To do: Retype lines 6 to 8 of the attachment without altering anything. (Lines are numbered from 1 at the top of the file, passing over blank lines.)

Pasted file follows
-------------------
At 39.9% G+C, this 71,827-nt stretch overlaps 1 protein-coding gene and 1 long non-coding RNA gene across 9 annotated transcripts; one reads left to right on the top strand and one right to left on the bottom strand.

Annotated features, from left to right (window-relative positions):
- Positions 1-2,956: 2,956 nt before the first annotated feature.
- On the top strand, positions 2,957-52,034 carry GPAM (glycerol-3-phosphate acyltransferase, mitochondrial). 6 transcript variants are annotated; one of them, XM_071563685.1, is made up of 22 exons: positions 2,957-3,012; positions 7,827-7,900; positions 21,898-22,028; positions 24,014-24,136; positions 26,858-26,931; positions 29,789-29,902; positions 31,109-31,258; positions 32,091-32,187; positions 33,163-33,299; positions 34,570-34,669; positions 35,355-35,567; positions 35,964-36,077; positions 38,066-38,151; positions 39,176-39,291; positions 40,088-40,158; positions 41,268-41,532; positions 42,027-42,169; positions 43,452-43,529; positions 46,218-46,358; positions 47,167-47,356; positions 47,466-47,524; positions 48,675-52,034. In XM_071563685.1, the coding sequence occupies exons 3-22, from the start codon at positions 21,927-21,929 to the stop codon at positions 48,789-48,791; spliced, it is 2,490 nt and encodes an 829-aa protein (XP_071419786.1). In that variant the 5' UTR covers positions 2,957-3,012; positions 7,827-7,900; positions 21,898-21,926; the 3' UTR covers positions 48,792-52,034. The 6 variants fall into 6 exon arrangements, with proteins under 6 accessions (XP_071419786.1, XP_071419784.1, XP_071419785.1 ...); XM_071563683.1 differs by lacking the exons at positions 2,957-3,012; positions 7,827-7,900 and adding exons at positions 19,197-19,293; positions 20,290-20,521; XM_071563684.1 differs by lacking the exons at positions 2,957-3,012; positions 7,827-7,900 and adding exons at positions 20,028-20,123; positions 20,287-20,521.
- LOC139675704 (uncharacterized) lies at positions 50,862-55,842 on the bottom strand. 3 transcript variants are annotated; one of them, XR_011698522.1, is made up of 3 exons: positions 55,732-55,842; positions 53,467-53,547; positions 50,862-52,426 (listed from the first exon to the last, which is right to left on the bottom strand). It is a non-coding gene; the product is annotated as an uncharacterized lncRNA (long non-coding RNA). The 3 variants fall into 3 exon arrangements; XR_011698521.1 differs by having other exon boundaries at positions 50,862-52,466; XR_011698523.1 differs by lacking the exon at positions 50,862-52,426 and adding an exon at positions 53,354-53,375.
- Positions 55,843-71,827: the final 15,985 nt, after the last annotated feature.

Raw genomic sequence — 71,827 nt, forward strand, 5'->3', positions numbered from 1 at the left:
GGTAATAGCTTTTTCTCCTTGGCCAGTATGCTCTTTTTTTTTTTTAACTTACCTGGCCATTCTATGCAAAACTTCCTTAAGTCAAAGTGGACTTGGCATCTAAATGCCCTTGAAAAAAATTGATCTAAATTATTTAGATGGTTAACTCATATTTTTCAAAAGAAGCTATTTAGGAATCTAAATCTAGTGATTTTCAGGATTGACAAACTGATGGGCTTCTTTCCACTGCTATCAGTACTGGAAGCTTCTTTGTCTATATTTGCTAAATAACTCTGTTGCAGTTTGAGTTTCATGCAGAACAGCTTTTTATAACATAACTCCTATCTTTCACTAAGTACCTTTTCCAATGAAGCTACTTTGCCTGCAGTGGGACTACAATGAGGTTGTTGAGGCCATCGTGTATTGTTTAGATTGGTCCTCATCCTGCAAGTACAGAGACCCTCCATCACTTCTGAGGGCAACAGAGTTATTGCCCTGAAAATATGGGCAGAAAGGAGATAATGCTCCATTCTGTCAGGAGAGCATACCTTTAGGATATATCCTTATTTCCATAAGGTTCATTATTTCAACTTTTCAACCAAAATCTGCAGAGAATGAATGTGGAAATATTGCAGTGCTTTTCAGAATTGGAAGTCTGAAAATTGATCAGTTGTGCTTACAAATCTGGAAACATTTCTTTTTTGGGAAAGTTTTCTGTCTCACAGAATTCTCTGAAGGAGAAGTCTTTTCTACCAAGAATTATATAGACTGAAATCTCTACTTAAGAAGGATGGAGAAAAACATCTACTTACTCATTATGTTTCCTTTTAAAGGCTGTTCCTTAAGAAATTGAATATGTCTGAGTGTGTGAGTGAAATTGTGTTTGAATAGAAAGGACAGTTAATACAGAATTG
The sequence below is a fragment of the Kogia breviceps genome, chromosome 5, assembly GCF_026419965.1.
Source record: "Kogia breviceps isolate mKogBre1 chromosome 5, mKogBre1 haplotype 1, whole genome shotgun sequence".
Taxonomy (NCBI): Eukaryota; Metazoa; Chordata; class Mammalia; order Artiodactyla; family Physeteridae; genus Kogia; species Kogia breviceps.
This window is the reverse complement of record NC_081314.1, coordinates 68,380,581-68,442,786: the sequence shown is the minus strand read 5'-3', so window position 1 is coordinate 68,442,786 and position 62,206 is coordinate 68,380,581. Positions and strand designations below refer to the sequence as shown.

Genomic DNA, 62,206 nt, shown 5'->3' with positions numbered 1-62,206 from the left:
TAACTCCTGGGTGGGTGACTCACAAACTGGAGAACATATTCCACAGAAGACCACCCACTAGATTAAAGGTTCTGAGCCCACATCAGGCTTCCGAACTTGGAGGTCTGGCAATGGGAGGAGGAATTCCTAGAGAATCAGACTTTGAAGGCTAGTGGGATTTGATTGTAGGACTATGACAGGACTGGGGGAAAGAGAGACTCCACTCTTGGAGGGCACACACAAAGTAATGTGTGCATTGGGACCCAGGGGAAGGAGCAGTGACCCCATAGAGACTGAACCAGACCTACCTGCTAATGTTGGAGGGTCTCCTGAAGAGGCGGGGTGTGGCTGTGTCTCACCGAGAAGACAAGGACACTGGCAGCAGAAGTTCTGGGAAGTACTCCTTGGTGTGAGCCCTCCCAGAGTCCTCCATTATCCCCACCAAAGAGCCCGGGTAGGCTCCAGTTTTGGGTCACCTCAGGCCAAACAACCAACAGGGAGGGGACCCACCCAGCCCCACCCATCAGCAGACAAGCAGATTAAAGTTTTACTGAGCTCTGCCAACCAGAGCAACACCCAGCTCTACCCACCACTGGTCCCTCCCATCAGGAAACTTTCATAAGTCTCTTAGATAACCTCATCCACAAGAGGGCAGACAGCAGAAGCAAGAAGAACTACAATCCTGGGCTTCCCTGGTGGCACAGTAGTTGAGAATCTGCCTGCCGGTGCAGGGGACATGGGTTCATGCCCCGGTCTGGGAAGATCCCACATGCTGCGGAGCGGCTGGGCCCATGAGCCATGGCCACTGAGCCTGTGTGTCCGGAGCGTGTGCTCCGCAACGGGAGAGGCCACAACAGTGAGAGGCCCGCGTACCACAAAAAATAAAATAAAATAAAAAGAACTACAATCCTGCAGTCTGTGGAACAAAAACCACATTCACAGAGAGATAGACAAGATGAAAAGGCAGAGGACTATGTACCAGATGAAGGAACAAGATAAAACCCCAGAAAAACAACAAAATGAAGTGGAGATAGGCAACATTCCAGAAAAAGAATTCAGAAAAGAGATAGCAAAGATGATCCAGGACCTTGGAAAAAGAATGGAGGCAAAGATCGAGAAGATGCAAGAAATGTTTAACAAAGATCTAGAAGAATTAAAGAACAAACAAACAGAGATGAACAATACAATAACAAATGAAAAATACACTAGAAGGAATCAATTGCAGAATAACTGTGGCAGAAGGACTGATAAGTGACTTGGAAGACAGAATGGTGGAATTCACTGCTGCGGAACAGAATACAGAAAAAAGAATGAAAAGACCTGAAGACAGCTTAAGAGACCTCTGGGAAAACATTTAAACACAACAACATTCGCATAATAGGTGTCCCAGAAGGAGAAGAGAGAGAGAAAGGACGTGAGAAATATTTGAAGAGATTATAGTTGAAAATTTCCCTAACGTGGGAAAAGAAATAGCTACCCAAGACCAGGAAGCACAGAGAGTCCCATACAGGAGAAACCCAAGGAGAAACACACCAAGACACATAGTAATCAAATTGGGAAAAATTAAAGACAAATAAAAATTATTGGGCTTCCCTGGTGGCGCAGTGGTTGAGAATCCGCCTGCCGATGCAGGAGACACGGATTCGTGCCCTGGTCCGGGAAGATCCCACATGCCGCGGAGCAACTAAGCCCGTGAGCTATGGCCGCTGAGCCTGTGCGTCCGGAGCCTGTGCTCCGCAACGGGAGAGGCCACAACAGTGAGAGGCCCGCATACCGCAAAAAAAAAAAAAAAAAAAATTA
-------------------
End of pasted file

- Positions 55,843-71,827: the final 15,985 nt, after the last annotated feature.

Raw genomic sequence — 71,827 nt, forward strand, 5'->3', positions numbered from 1 at the left:
GGTAATAGCTTTTTCTCCTTGGCCAGTATGCTCTTTTTTTTTTTTAACTTACCTGGCCATTCTATGCAAAACTTCCTTAAGTCAAAGTGGACTTGGCATCTAAATGCCCTTGAAAAAAATTGATCTAAATTATTTAGATGGTTAACTCATATTTTTCAAAAGAAGCTATTTAGGAATCTAAATCTAGTGATTTTCAGGATTGACAAACTGATGGGCTTCTTTCCACTGCTATCAGTACTGGAAGCTTCTTTGTCTATATTTGCTAAATAACTCTGTTGCAGTTTGAGTTTCATGCAGAACAGCTTTTTATAACATAACTCCTATCTTTCACTAAGTACCTTTTCCAATGAAGCTACTTTGCCTGCAGTGGGACTACAATGAGGTTGTTGAGGCCATCGTGTATTGTTTAGATTGGTCCTCATCCTGCAAGTACAGAGACCCTCCATCACTTCTGAGGGCAACAGAGTTATTGCCCTGAAAATATGGGCAGAAAGGAGATAATGCTCCATTCTGTCAGGAGAGCATACCTTTAGGATATATCCTTATTTCCATAAGGTTCATTATTTCAACTTTTCAACCAAAATCTGCAGAGAATGAATGTGGAAATATTGCAGTGCTTTTCAGAATTGGAAGTCTGAAAATTGATCAGTTGTGCTTACAAATCTGGAAACATTTCTTTTTTGGGAAAGTTTTCTGTCTCACAGAATTCTCTGAAGGAGAAGTCTTTTCTACCAAGAATTATATAGACTGAAATCTCTACTTAAGAAGGATGGAGAAAAACATCTACTTACTCATTATGTTTCCTTTTAAAGGCTGTTCCTTAAGAAATTGAATATGTCTGAGTGTGTGAGTGAAATTGTGTTTGAATAGAAAGGACAGTTAATACAGAATTG